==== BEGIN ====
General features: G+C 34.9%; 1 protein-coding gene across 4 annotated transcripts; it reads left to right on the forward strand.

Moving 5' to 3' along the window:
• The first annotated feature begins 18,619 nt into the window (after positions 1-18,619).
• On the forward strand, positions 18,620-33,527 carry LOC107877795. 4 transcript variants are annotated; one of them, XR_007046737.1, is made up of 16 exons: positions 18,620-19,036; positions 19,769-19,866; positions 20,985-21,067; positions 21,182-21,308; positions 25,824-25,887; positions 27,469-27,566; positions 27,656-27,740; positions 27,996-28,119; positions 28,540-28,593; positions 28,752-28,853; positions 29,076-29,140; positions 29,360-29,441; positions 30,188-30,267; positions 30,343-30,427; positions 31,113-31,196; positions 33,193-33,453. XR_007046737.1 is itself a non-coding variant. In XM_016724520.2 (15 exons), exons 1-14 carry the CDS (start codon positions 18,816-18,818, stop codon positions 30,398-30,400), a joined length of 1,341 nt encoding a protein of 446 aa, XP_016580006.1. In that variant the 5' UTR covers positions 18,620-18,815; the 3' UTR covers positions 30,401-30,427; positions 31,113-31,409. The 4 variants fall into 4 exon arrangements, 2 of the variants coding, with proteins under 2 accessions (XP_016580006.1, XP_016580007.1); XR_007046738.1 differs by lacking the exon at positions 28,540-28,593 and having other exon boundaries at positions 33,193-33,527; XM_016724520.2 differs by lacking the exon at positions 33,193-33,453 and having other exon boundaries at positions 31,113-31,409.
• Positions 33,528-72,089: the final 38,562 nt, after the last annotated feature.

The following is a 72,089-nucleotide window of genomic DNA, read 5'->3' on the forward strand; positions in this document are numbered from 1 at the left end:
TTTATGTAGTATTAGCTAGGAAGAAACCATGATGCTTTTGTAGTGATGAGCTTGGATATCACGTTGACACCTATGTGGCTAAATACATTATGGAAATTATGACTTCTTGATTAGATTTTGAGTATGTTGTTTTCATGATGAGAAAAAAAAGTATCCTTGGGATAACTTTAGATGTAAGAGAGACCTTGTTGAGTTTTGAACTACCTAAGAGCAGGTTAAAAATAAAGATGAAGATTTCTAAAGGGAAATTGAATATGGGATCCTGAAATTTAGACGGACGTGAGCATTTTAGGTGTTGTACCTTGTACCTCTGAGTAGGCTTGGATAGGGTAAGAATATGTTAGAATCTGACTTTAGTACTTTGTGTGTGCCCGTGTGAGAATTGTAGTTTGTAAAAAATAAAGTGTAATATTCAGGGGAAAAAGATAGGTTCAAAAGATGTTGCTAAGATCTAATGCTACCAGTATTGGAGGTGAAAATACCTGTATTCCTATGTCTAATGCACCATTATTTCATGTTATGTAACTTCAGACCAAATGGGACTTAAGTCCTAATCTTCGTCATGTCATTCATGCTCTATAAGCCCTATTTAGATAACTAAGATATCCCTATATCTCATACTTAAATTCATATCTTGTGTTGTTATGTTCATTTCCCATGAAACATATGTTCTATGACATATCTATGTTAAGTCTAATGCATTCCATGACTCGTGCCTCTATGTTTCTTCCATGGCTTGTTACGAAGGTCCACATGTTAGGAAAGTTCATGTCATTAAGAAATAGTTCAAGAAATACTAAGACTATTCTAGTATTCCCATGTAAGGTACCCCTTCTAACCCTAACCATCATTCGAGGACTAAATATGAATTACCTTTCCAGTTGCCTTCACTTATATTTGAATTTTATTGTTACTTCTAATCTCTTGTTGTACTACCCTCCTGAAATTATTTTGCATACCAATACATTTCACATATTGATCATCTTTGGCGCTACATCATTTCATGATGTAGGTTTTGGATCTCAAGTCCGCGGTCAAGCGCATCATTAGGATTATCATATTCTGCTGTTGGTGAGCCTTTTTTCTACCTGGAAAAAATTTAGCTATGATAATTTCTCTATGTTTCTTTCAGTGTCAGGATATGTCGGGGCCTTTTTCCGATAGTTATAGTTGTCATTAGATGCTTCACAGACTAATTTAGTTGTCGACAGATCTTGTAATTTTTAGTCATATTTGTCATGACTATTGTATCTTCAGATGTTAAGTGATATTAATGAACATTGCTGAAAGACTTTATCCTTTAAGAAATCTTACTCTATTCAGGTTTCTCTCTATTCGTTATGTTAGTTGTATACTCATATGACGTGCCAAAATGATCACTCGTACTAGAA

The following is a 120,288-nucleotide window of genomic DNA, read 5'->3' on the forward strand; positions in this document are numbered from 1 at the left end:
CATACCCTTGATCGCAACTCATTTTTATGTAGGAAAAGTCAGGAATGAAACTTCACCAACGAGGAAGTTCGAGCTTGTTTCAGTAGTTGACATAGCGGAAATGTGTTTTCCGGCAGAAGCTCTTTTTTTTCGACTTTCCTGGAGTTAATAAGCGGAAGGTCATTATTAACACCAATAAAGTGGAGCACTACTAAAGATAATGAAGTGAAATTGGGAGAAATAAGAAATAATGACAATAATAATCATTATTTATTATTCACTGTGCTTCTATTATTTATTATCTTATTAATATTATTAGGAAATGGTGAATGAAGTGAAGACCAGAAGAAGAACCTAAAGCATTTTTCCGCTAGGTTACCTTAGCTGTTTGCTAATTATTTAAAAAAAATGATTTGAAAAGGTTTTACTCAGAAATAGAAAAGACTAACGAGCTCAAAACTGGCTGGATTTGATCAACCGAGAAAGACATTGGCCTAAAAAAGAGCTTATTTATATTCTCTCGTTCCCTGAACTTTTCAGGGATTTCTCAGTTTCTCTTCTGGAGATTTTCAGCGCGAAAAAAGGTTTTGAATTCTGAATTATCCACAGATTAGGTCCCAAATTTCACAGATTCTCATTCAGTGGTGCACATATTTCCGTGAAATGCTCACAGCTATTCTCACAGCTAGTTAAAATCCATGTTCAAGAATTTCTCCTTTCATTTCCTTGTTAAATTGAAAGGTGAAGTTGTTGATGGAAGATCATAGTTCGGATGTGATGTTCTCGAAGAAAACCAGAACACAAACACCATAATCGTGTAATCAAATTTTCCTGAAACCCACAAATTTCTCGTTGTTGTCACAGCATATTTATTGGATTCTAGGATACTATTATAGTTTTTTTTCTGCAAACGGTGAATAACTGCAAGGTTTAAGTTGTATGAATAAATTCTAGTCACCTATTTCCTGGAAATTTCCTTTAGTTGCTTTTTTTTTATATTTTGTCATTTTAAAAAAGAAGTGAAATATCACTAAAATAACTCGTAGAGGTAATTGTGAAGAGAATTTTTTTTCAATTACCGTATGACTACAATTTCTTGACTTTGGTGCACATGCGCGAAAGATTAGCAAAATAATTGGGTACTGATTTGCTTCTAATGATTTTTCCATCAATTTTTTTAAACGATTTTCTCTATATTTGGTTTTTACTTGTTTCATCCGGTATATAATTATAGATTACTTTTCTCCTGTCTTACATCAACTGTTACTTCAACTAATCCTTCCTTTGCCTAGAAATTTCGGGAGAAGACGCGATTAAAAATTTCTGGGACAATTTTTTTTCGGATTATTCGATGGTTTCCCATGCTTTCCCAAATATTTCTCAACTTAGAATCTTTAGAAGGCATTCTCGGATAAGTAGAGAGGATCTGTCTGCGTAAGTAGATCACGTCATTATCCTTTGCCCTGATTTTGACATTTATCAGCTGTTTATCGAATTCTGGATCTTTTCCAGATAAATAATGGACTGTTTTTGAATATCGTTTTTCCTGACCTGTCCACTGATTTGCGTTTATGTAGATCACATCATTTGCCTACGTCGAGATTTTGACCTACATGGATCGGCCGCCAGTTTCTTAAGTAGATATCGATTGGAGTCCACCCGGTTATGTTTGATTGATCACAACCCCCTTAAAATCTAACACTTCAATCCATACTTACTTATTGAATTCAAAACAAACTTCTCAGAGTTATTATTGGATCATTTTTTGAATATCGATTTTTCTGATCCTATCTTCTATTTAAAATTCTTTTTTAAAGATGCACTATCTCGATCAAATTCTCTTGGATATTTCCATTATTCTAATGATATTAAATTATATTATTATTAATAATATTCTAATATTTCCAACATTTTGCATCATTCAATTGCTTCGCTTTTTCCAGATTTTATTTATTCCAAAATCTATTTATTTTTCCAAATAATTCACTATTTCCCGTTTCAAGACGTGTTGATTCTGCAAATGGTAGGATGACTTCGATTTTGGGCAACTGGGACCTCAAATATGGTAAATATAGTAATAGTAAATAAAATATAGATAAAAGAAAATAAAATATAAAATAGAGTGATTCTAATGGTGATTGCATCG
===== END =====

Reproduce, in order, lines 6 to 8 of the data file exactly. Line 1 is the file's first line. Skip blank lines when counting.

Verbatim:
The following is a 72,089-nucleotide window of genomic DNA, read 5'->3' on the forward strand; positions in this document are numbered from 1 at the left end:
TTTATGTAGTATTAGCTAGGAAGAAACCATGATGCTTTTGTAGTGATGAGCTTGGATATCACGTTGACACCTATGTGGCTAAATACATTATGGAAATTATGACTTCTTGATTAGATTTTGAGTATGTTGTTTTCATGATGAGAAAAAAAAGTATCCTTGGGATAACTTTAGATGTAAGAGAGACCTTGTTGAGTTTTGAACTACCTAAGAGCAGGTTAAAAATAAAGATGAAGATTTCTAAAGGGAAATTGAATATGGGATCCTGAAATTTAGACGGACGTGAGCATTTTAGGTGTTGTACCTTGTACCTCTGAGTAGGCTTGGATAGGGTAAGAATATGTTAGAATCTGACTTTAGTACTTTGTGTGTGCCCGTGTGAGAATTGTAGTTTGTAAAAAATAAAGTGTAATATTCAGGGGAAAAAGATAGGTTCAAAAGATGTTGCTAAGATCTAATGCTACCAGTATTGGAGGTGAAAATACCTGTATTCCTATGTCTAATGCACCATTATTTCATGTTATGTAACTTCAGACCAAATGGGACTTAAGTCCTAATCTTCGTCATGTCATTCATGCTCTATAAGCCCTATTTAGATAACTAAGATATCCCTATATCTCATACTTAAATTCATATCTTGTGTTGTTATGTTCATTTCCCATGAAACATATGTTCTATGACATATCTATGTTAAGTCTAATGCATTCCATGACTCGTGCCTCTATGTTTCTTCCATGGCTTGTTACGAAGGTCCACATGTTAGGAAAGTTCATGTCATTAAGAAATAGTTCAAGAAATACTAAGACTATTCTAGTATTCCCATGTAAGGTACCCCTTCTAACCCTAACCATCATTCGAGGACTAAATATGAATTACCTTTCCAGTTGCCTTCACTTATATTTGAATTTTATTGTTACTTCTAATCTCTTGTTGTACTACCCTCCTGAAATTATTTTGCATACCAATACATTTCACATATTGATCATCTTTGGCGCTACATCATTTCATGATGTAGGTTTTGGATCTCAAGTCCGCGGTCAAGCGCATCATTAGGATTATCATATTCTGCTGTTGGTGAGCCTTTTTTCTACCTGGAAAAAATTTAGCTATGATAATTTCTCTATGTTTCTTTCAGTGTCAGGATATGTCGGGGCCTTTTTCCGATAGTTATAGTTGTCATTAGATGCTTCACAGACTAATTTAGTTGTCGACAGATCTTGTAATTTTTAGTCATATTTGTCATGACTATTGTATCTTCAGATGTTAAGTGATATTAATGAACATTGCTGAAAGACTTTATCCTTTAAGAAATCTTACTCTATTCAGGTTTCTCTCTATTCGTTATGTTAGTTGTATACTCATATGACGTGCCAAAATGATCACTCGTACTAGAA

The following is a 120,288-nucleotide window of genomic DNA, read 5'->3' on the forward strand; positions in this document are numbered from 1 at the left end: